Originally from Scotland, Jenny Rushmore is a curvy sewing blogger who traveled the world and now lives in Boston, Massachusetts. Since she learned to sew at the “ripe old age of 30,” Jenny has been blogging at Cashmerette. Last year Jenny co-founded the Curvy Sewing Collective, a site dedicated to sewing inspiration, advice and body positivity for curvy women. Sewing transformed Jenny’s body image, and now she’s passionate about sharing that experience with others. Jenny is one of our Super Online Sewing Match judges!
Her latest venture is the release of the Cashmerette Curvy Sketchbooks, a line of sketchbooks with curvy figure outlines to help sewists and fashion designers plan their next make, and record notes on things like adjustments they made.
Jenny is here to show you just how easy it is to expand the waist on a sewing pattern! There are just a few simple steps for a better fit, every time.
How to Expand the Waist on a Sewing Pattern
From Jenny Rushmore of Cashmerette
Do you ever find that you can fit in a skirt or pants sewing pattern, but realize the waist is going to be just a bit too small? Luckily it’s easy to expand the waist in a few easy steps so you can end up with a perfectly fitting garment!
1. Calculate how much extra width you need to add to the waist.
- Measure your waistline with a tape measure, and compare that to the finished garment waist measurement of the pattern. Calculate how much you’ll need to add to the waist by subtracting the finished garment measurement from your waist measurement, adding ease (1/2 inch to 1 inch is common), then dividing by 4 (as we’ll be adding a little to the front and back on each side). So for instance, if my waist is 40 inches and the garment waist is 37 inches, and I want 1 inch ease, then my calculation is: (40 – 37 +1)/4 = 1 inch.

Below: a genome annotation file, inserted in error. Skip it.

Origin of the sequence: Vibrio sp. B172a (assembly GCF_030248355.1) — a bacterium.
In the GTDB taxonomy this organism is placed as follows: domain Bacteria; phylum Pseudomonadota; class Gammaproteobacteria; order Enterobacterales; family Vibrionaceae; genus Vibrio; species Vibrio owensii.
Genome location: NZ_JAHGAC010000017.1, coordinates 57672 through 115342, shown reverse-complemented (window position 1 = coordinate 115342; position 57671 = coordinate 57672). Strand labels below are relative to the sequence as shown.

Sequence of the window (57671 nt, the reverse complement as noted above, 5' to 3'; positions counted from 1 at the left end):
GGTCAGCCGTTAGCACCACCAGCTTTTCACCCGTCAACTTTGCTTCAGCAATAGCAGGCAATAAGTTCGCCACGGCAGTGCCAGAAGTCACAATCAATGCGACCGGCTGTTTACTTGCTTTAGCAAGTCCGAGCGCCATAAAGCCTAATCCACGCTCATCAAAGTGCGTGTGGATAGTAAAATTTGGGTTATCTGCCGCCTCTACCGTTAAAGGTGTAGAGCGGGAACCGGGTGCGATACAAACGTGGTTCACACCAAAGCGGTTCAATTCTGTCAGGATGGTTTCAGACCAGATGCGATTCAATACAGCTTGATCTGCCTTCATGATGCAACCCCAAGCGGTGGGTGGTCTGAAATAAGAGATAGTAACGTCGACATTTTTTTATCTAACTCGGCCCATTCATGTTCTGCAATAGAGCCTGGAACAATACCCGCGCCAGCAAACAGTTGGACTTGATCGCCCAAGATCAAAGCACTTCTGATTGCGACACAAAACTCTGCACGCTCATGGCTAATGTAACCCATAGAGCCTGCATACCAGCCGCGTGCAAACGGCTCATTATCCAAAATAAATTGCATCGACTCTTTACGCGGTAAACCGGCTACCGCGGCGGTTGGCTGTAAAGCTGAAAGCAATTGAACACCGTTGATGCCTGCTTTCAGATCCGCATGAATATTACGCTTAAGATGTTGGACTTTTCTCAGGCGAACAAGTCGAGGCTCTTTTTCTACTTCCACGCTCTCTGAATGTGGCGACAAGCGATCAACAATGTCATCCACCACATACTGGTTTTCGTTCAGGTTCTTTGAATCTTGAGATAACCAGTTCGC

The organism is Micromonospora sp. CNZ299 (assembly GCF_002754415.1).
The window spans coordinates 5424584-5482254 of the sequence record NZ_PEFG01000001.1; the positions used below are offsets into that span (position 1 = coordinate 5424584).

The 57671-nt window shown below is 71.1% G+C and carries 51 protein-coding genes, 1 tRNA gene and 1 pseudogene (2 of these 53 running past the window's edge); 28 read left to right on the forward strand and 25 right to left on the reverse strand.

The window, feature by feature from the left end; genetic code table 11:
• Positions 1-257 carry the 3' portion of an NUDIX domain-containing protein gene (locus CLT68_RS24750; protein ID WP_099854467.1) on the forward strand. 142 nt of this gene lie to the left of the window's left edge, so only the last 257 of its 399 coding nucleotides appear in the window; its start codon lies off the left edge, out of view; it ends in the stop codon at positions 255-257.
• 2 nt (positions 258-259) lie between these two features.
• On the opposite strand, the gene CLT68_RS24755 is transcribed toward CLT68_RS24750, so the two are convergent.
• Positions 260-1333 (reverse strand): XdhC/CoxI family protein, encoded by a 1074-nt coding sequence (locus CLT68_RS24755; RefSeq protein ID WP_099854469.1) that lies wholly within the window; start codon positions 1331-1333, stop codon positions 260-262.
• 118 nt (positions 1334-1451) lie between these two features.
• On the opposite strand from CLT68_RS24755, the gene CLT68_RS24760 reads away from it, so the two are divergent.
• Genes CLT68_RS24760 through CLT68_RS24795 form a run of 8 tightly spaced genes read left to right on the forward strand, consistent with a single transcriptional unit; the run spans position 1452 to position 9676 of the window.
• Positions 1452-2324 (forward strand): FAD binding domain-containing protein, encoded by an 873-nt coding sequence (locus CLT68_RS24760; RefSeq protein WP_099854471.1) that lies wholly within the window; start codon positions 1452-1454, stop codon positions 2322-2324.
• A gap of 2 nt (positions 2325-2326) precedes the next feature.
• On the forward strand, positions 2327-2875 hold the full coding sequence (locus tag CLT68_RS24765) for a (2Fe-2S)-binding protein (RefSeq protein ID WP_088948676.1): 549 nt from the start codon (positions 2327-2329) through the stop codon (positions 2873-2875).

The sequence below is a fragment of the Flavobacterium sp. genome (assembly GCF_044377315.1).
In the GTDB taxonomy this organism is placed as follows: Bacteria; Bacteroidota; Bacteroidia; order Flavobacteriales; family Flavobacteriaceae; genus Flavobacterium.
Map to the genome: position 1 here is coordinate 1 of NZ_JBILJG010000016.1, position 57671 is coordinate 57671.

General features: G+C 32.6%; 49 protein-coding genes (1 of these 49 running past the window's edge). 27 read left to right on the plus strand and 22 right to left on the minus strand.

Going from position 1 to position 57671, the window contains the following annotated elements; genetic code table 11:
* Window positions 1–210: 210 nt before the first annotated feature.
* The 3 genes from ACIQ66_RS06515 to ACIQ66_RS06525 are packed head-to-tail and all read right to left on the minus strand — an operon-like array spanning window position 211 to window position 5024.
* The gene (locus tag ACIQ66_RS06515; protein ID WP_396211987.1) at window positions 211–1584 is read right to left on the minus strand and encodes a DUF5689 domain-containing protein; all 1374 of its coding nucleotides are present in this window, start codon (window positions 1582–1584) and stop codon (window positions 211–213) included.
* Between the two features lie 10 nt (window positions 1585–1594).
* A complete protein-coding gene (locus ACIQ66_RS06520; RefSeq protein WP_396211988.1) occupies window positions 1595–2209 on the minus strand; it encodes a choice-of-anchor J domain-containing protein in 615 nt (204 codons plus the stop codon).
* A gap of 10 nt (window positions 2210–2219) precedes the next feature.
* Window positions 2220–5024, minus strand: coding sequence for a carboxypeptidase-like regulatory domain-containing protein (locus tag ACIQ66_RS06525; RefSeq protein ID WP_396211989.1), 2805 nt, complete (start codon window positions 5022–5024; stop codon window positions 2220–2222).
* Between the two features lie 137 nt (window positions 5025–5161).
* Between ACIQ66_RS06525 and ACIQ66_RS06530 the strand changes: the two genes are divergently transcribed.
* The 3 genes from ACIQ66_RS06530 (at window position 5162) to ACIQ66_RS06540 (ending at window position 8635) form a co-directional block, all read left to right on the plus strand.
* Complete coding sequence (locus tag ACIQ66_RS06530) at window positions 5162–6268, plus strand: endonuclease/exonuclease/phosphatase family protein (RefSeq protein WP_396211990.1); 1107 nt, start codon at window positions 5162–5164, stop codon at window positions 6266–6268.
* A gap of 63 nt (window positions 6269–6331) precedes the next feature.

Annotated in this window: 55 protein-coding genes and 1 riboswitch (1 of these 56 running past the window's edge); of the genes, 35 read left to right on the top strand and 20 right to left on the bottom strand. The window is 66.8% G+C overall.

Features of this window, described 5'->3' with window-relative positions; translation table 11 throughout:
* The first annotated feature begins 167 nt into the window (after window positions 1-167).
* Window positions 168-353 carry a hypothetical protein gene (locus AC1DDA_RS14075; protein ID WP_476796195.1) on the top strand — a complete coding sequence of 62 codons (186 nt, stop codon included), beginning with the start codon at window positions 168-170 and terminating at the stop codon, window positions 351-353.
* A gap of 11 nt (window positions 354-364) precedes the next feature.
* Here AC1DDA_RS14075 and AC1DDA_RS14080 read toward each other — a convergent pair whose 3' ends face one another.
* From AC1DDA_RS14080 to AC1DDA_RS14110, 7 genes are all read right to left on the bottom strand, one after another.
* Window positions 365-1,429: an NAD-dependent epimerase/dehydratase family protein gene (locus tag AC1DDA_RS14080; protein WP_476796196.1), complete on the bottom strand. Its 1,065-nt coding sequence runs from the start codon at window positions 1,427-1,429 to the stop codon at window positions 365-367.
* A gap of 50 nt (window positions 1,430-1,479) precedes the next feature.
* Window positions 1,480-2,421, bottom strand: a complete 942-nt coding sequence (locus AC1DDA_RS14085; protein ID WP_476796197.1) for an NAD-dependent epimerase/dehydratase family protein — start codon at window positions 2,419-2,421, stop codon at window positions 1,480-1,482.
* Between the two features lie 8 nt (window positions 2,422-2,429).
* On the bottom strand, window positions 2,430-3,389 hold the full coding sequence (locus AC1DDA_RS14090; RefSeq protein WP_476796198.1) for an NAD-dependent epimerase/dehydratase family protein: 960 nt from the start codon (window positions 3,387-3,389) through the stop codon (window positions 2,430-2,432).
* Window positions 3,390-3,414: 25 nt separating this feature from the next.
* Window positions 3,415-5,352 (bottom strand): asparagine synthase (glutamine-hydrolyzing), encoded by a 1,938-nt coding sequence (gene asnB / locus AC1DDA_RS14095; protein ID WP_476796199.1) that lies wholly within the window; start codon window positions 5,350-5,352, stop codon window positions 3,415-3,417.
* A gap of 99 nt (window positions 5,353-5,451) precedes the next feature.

2. Draw in seam allowances.
- Start by drawing in the seam allowance on the front pattern piece of your skirt or pants. Mark along the waist and hip, to about 6 inches down.
3. Draw diagonal line 1.
- Draw a diagonal line from the hip about 6 inches down, to the waistline. Don’t worry too much about the exact angle; it doesn’t matter!
4. Draw diagonal line 2.
- Now, draw another diagonal line from the corner of the waist and sideseam down to meet the first line at about a 90 degree angle.
5. Cut and spread your pieces.
- Cut down the first diagonal line, starting at the waistline and finishing at the seam allowance at the side seam. Then make a little cut into the seam allowance on the other side, to form a hinge. Carefully spread open the piece, making sure the hinge stays intact.
- Cut up the second diagonal line, starting where it meets the first line, out until you reach the seam allowance at the corner. Again, make a little cut into the seam allowance on the other side, forming a hinge.
- Carefully slide the small triangle at the top down, to make the waistline even. Adjust the pieces so that you’re adding the required amount of width at the waistline (what you calculated in Step 1).
6. Trace your final pattern piece.
- Lay a piece of tracing paper over your adjusted piece and re-trace your new pattern piece, smoothing out the hip curve and joining the waistline.
7. Adjust your back piece, and any pockets or waistband.
- Now, repeat the same process on your back skirt or pants piece! Remember, if you have slash pockets or a waistband or facing, you’ll also need to add the additional width to those pieces.